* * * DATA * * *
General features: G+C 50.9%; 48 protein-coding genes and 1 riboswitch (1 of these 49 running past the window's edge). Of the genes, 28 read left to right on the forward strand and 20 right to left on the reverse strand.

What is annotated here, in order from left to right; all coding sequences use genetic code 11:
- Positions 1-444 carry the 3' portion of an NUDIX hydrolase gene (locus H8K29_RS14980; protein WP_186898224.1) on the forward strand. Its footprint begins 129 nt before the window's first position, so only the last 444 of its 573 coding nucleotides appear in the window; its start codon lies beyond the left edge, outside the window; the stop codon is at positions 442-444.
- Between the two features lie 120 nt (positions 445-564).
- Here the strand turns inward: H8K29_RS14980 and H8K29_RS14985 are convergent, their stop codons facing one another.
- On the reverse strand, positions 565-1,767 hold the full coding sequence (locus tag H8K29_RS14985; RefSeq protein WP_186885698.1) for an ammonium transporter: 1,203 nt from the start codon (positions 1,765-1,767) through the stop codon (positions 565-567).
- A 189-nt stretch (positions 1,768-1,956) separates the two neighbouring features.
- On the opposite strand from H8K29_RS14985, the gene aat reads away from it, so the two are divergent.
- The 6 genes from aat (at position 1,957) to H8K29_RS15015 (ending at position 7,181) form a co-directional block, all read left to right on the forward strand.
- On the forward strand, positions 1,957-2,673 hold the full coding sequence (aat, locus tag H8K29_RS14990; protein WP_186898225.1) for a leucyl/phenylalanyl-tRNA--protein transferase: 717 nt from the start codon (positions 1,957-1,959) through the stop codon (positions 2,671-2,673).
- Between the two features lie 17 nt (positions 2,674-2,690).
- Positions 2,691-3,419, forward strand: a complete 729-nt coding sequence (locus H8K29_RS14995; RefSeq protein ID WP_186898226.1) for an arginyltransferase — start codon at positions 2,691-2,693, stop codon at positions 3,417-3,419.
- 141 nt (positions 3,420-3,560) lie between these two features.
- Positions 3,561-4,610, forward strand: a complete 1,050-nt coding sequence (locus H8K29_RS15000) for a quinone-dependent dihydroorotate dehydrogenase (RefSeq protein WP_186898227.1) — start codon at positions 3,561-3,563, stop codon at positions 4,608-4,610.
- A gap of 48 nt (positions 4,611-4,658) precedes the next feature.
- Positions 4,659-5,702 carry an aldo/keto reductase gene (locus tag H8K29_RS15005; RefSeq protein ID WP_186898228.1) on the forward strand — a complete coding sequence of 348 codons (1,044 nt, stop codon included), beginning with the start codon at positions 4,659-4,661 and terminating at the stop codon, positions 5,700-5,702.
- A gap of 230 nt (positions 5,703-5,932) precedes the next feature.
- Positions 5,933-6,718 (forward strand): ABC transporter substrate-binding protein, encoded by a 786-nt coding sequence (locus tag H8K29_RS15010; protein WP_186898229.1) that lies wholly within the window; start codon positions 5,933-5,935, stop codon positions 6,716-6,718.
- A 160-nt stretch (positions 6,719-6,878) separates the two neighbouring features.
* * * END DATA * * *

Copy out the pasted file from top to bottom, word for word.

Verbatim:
General features: G+C 50.9%; 48 protein-coding genes and 1 riboswitch (1 of these 49 running past the window's edge). Of the genes, 28 read left to right on the forward strand and 20 right to left on the reverse strand.

What is annotated here, in order from left to right; all coding sequences use genetic code 11:
- Positions 1-444 carry the 3' portion of an NUDIX hydrolase gene (locus H8K29_RS14980; protein WP_186898224.1) on the forward strand. Its footprint begins 129 nt before the window's first position, so only the last 444 of its 573 coding nucleotides appear in the window; its start codon lies beyond the left edge, outside the window; the stop codon is at positions 442-444.
- Between the two features lie 120 nt (positions 445-564).
- Here the strand turns inward: H8K29_RS14980 and H8K29_RS14985 are convergent, their stop codons facing one another.
- On the reverse strand, positions 565-1,767 hold the full coding sequence (locus tag H8K29_RS14985; RefSeq protein WP_186885698.1) for an ammonium transporter: 1,203 nt from the start codon (positions 1,765-1,767) through the stop codon (positions 565-567).
- A 189-nt stretch (positions 1,768-1,956) separates the two neighbouring features.
- On the opposite strand from H8K29_RS14985, the gene aat reads away from it, so the two are divergent.
- The 6 genes from aat (at position 1,957) to H8K29_RS15015 (ending at position 7,181) form a co-directional block, all read left to right on the forward strand.
- On the forward strand, positions 1,957-2,673 hold the full coding sequence (aat, locus tag H8K29_RS14990; protein WP_186898225.1) for a leucyl/phenylalanyl-tRNA--protein transferase: 717 nt from the start codon (positions 1,957-1,959) through the stop codon (positions 2,671-2,673).
- Between the two features lie 17 nt (positions 2,674-2,690).
- Positions 2,691-3,419, forward strand: a complete 729-nt coding sequence (locus H8K29_RS14995; RefSeq protein ID WP_186898226.1) for an arginyltransferase — start codon at positions 2,691-2,693, stop codon at positions 3,417-3,419.
- 141 nt (positions 3,420-3,560) lie between these two features.
- Positions 3,561-4,610, forward strand: a complete 1,050-nt coding sequence (locus H8K29_RS15000) for a quinone-dependent dihydroorotate dehydrogenase (RefSeq protein WP_186898227.1) — start codon at positions 3,561-3,563, stop codon at positions 4,608-4,610.
- A gap of 48 nt (positions 4,611-4,658) precedes the next feature.
- Positions 4,659-5,702 carry an aldo/keto reductase gene (locus tag H8K29_RS15005; RefSeq protein ID WP_186898228.1) on the forward strand — a complete coding sequence of 348 codons (1,044 nt, stop codon included), beginning with the start codon at positions 4,659-4,661 and terminating at the stop codon, positions 5,700-5,702.
- A gap of 230 nt (positions 5,703-5,932) precedes the next feature.
- Positions 5,933-6,718 (forward strand): ABC transporter substrate-binding protein, encoded by a 786-nt coding sequence (locus tag H8K29_RS15010; protein WP_186898229.1) that lies wholly within the window; start codon positions 5,933-5,935, stop codon positions 6,716-6,718.
- A 160-nt stretch (positions 6,719-6,878) separates the two neighbouring features.